High vis clothing doesn't make cars pass you more safely, says new study
Small but potentially lethal number of drivers will pass too close whatever you wear
If you feel like some drivers will pass too close no matter that you wear and that you’re being given less space on the road than you used to, a new study says you’re right, and indicates very strongly that you’re not safer if you wear high-vis in the daytime.
Researchers from the University of Bath and Brunel University found that no matter what clothing a cyclist wears, around 1-2% of drivers will pass dangerously close when overtaking. They also found that compared to Transport Research Laboratory findings in 1979, drivers today on average pass 61cm (2ft) closer to cyclists - 118cm compared to 179cm.
The researchers conclude that there is little a rider can do, by altering their outfit or donning a high-visibility jacket, to prevent the most dangerous overtakes from happening. Instead, they suggest, if we want to make cyclists safer, it is our roads, or driver behaviour, that need to change.
The research was conducted by Dr Ian Garrard from Brunel University and the project led by Dr Ian Walker from Bath University. Ian Walker is famous as the sometime wig-wearer who discovered in 2006 that cyclists are afforded more space by drivers if they appear to be female or are not wearing a helmet.
In this study, the two Dr Ians were trying to find out if drivers gave cyclists more room depending how skilled and experienced they looked. They expected that drivers would give more space to a rider who seemed inexperienced and less space to a rider who looked highly skilled.
The range of outfits worn during the research
Dr Garrard used an ultrasonic distance sensor to record how close each vehicle passed during his daily commute in Berkshire and outer London. Each day, he chose one of seven outfits at random, ranging from tight lycra racing cyclist clothes (signalling high experience) to a hi-viz vest with “novice cyclist” printed on the back (signalling low experience).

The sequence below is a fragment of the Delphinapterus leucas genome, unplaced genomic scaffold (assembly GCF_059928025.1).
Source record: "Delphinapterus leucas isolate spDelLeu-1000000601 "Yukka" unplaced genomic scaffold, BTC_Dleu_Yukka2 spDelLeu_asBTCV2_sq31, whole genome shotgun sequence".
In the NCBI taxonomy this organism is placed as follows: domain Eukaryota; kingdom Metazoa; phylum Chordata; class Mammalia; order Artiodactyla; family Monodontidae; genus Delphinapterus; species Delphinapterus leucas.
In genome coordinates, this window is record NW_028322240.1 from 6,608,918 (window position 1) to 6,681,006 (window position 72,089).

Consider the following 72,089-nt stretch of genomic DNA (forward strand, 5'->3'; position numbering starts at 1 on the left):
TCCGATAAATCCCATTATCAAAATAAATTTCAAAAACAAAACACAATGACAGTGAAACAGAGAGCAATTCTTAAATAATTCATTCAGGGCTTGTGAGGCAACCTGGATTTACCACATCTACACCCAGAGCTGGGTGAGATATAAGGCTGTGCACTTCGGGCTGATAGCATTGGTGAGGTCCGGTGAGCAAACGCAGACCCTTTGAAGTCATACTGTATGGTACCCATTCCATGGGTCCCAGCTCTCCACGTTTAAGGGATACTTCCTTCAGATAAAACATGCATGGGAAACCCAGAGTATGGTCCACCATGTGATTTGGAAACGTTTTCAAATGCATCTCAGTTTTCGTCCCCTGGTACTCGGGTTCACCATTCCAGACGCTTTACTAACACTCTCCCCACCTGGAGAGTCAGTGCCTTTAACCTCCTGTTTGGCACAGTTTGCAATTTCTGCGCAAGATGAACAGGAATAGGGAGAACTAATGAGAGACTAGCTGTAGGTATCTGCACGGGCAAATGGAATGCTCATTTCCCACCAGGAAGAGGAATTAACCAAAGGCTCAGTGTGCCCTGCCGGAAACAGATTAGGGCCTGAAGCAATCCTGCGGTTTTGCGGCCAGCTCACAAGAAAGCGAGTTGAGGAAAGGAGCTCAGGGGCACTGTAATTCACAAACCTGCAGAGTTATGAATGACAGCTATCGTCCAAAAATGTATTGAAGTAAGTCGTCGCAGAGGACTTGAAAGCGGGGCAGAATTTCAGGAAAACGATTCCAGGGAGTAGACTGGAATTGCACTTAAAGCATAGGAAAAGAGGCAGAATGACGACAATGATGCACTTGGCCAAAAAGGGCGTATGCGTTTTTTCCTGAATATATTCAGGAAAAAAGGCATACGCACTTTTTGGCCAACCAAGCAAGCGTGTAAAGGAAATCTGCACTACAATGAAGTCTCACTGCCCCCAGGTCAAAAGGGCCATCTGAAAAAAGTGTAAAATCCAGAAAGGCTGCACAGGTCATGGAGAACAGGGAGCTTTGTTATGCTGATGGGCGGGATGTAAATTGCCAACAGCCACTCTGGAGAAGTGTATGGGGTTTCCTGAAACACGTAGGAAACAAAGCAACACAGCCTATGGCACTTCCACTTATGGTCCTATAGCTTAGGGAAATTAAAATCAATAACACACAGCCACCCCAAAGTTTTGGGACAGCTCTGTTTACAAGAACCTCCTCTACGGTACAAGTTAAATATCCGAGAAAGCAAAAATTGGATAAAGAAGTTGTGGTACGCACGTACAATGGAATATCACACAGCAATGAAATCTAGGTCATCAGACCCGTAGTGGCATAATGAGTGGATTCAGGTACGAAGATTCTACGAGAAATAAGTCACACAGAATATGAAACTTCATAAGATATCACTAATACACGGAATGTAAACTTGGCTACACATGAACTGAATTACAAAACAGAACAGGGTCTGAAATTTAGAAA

He sometimes also wore a vest that said he was video-recording his journey, or a vest modelled on a police jacket but with “POLITE” printed on the back. He rode the same bike, in the same way, every day and over several months collected data from 5690 passing vehicles.
The vest that mentioned video recording persuaded drivers to pass a little wider on average, tallying with anecdotes from helmet-cam users that drivers behave better when they know they are being recorded. However, there was no difference between the outfits in the most dangerous overtakes, where motorists passed within 50 cm of the rider. Whatever was worn, around 1-2% of motorists overtook within this extremely close zone.
Dr Ian Walker said: “Many people have theories to say that cyclists can make themselves safer if they wear this or that. Our study suggests that, no matter what you wear, it will do nothing to prevent a small minority of people from getting dangerously close when they overtake you.
“This means the solution to stopping cyclists being hurt by overtaking vehicles has to lie outside the cyclist. We can’t make cycling safer by telling cyclists what they should wear. Rather, we should be creating safer spaces for cycling – perhaps by building high-quality separate cycle paths, by encouraging gentler roads with less stop-start traffic, or by making drivers more aware of how it feels to cycle on our roads and the consequences of impatient overtaking.”
The researchers point out that while they found that wearing high-visibility clothing made no difference to the space left by overtaking drivers, they did not try to find out if it made cyclists more visible at junctions or at night.
However, they note that there is surprisingly little evidence that high-visibility clothing for cyclists and motorcyclists offers any safety benefits in daytime. This would further support the idea that there is no easy fix for riders’ safety from asking them to wear bright clothing.
The reduction in average passing distance between 1979 and today “could be a result of greater traffic volumes since the 1970s,” say the researchers, “or reduced levels of bicycling which mean that the average motorist is less likely to have experience of bicycling themselves, and so is less understanding of a bicyclist’s needs.”
It occurs to us that it could also be linked to the increased width of modern cars. A 1979 Ford Escort Mk II was 1570mm wide (5ft 2in) while the modern equivalent Ford Focus is 1823mm wide (5ft 11 1/2in). However, Ian Walker points out that there was no difference in passing distance between wide four-wheel drive vehicles and standard cars in his 2007 study.
The paper - The influence of a bicycle commuter’s appearance on drivers’ overtaking proximities: An on-road test of bicyclist stereotypes, high-visibility clothing and safety aids in the United Kingdom - will be published in the journal Accident Analysis and Prevention.